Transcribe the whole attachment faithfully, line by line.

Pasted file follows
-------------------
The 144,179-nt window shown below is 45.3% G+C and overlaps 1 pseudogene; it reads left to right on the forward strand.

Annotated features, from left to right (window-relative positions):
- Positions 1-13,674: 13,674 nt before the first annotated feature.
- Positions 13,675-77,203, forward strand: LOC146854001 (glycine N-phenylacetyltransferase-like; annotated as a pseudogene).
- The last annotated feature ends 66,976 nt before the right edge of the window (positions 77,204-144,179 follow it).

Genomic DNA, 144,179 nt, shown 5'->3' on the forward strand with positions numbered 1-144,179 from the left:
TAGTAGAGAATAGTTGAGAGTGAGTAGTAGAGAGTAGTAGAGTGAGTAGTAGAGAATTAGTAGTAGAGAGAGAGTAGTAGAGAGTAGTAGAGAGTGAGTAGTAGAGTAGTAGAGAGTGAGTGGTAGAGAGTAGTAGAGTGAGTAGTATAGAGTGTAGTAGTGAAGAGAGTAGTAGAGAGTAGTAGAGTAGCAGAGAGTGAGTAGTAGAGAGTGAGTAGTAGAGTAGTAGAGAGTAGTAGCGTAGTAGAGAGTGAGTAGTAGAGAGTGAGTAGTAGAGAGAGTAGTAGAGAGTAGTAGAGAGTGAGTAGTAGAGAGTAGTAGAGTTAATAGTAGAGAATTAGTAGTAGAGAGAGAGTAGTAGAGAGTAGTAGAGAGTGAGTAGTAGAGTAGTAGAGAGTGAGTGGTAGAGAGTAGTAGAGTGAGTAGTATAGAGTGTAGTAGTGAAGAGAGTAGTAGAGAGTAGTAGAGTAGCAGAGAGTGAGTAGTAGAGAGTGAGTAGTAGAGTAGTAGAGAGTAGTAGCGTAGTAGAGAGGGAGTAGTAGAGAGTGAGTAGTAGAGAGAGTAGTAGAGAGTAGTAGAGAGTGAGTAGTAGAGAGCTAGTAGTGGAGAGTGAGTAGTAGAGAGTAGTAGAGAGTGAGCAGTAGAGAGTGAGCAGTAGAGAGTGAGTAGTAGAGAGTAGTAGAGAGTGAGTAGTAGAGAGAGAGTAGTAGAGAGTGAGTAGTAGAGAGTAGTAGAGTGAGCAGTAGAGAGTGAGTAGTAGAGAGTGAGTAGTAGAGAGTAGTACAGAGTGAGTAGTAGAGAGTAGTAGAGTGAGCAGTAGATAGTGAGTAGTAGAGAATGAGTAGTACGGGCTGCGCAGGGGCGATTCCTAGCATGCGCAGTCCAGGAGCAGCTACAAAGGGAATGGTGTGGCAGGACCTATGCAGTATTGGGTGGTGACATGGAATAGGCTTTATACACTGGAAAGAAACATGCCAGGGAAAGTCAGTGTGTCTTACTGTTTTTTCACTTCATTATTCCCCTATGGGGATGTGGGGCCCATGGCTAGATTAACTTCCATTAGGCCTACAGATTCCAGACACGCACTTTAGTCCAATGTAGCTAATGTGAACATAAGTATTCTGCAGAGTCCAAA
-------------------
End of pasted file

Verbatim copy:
The 144,179-nt window shown below is 45.3% G+C and overlaps 1 pseudogene; it reads left to right on the forward strand.

Annotated features, from left to right (window-relative positions):
- Positions 1-13,674: 13,674 nt before the first annotated feature.
- Positions 13,675-77,203, forward strand: LOC146854001 (glycine N-phenylacetyltransferase-like; annotated as a pseudogene).
- The last annotated feature ends 66,976 nt before the right edge of the window (positions 77,204-144,179 follow it).

Genomic DNA, 144,179 nt, shown 5'->3' on the forward strand with positions numbered 1-144,179 from the left:
TAGTAGAGAATAGTTGAGAGTGAGTAGTAGAGAGTAGTAGAGTGAGTAGTAGAGAATTAGTAGTAGAGAGAGAGTAGTAGAGAGTAGTAGAGAGTGAGTAGTAGAGTAGTAGAGAGTGAGTGGTAGAGAGTAGTAGAGTGAGTAGTATAGAGTGTAGTAGTGAAGAGAGTAGTAGAGAGTAGTAGAGTAGCAGAGAGTGAGTAGTAGAGAGTGAGTAGTAGAGTAGTAGAGAGTAGTAGCGTAGTAGAGAGTGAGTAGTAGAGAGTGAGTAGTAGAGAGAGTAGTAGAGAGTAGTAGAGAGTGAGTAGTAGAGAGTAGTAGAGTTAATAGTAGAGAATTAGTAGTAGAGAGAGAGTAGTAGAGAGTAGTAGAGAGTGAGTAGTAGAGTAGTAGAGAGTGAGTGGTAGAGAGTAGTAGAGTGAGTAGTATAGAGTGTAGTAGTGAAGAGAGTAGTAGAGAGTAGTAGAGTAGCAGAGAGTGAGTAGTAGAGAGTGAGTAGTAGAGTAGTAGAGAGTAGTAGCGTAGTAGAGAGGGAGTAGTAGAGAGTGAGTAGTAGAGAGAGTAGTAGAGAGTAGTAGAGAGTGAGTAGTAGAGAGCTAGTAGTGGAGAGTGAGTAGTAGAGAGTAGTAGAGAGTGAGCAGTAGAGAGTGAGCAGTAGAGAGTGAGTAGTAGAGAGTAGTAGAGAGTGAGTAGTAGAGAGAGAGTAGTAGAGAGTGAGTAGTAGAGAGTAGTAGAGTGAGCAGTAGAGAGTGAGTAGTAGAGAGTGAGTAGTAGAGAGTAGTACAGAGTGAGTAGTAGAGAGTAGTAGAGTGAGCAGTAGATAGTGAGTAGTAGAGAATGAGTAGTACGGGCTGCGCAGGGGCGATTCCTAGCATGCGCAGTCCAGGAGCAGCTACAAAGGGAATGGTGTGGCAGGACCTATGCAGTATTGGGTGGTGACATGGAATAGGCTTTATACACTGGAAAGAAACATGCCAGGGAAAGTCAGTGTGTCTTACTGTTTTTTCACTTCATTATTCCCCTATGGGGATGTGGGGCCCATGGCTAGATTAACTTCCATTAGGCCTACAGATTCCAGACACGCACTTTAGTCCAATGTAGCTAATGTGAACATAAGTATTCTGCAGAGTCCAAA